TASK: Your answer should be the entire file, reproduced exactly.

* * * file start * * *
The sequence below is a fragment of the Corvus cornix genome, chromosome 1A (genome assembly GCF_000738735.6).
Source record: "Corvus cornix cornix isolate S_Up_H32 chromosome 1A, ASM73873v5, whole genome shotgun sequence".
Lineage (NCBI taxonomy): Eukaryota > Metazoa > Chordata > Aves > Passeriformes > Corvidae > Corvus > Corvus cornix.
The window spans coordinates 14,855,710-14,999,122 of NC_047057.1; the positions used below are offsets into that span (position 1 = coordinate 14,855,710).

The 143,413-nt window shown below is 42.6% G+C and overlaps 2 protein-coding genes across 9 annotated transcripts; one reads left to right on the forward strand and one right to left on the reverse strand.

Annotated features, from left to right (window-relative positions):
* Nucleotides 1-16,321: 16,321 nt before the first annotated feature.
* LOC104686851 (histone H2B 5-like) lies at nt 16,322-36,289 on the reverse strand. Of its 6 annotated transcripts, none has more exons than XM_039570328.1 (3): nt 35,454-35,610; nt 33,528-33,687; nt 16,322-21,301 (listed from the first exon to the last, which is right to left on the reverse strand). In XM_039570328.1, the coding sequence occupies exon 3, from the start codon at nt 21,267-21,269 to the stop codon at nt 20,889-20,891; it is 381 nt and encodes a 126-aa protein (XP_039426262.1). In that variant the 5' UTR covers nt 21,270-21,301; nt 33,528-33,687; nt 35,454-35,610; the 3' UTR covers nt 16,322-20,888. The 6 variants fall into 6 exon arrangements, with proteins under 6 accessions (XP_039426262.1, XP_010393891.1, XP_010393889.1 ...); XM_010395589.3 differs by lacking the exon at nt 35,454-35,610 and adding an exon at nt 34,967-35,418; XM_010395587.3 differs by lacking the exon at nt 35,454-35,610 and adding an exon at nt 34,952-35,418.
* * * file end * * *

The sequence below is a fragment of the Corvus cornix genome, chromosome 1A (genome assembly GCF_000738735.6).
Source record: "Corvus cornix cornix isolate S_Up_H32 chromosome 1A, ASM73873v5, whole genome shotgun sequence".
Lineage (NCBI taxonomy): Eukaryota > Metazoa > Chordata > Aves > Passeriformes > Corvidae > Corvus > Corvus cornix.
The window spans coordinates 14,855,710-14,999,122 of NC_047057.1; the positions used below are offsets into that span (position 1 = coordinate 14,855,710).

The 143,413-nt window shown below is 42.6% G+C and overlaps 2 protein-coding genes across 9 annotated transcripts; one reads left to right on the forward strand and one right to left on the reverse strand.

Annotated features, from left to right (window-relative positions):
* Nucleotides 1-16,321: 16,321 nt before the first annotated feature.
* LOC104686851 (histone H2B 5-like) lies at nt 16,322-36,289 on the reverse strand. Of its 6 annotated transcripts, none has more exons than XM_039570328.1 (3): nt 35,454-35,610; nt 33,528-33,687; nt 16,322-21,301 (listed from the first exon to the last, which is right to left on the reverse strand). In XM_039570328.1, the coding sequence occupies exon 3, from the start codon at nt 21,267-21,269 to the stop codon at nt 20,889-20,891; it is 381 nt and encodes a 126-aa protein (XP_039426262.1). In that variant the 5' UTR covers nt 21,270-21,301; nt 33,528-33,687; nt 35,454-35,610; the 3' UTR covers nt 16,322-20,888. The 6 variants fall into 6 exon arrangements, with proteins under 6 accessions (XP_039426262.1, XP_010393891.1, XP_010393889.1 ...); XM_010395589.3 differs by lacking the exon at nt 35,454-35,610 and adding an exon at nt 34,967-35,418; XM_010395587.3 differs by lacking the exon at nt 35,454-35,610 and adding an exon at nt 34,952-35,418.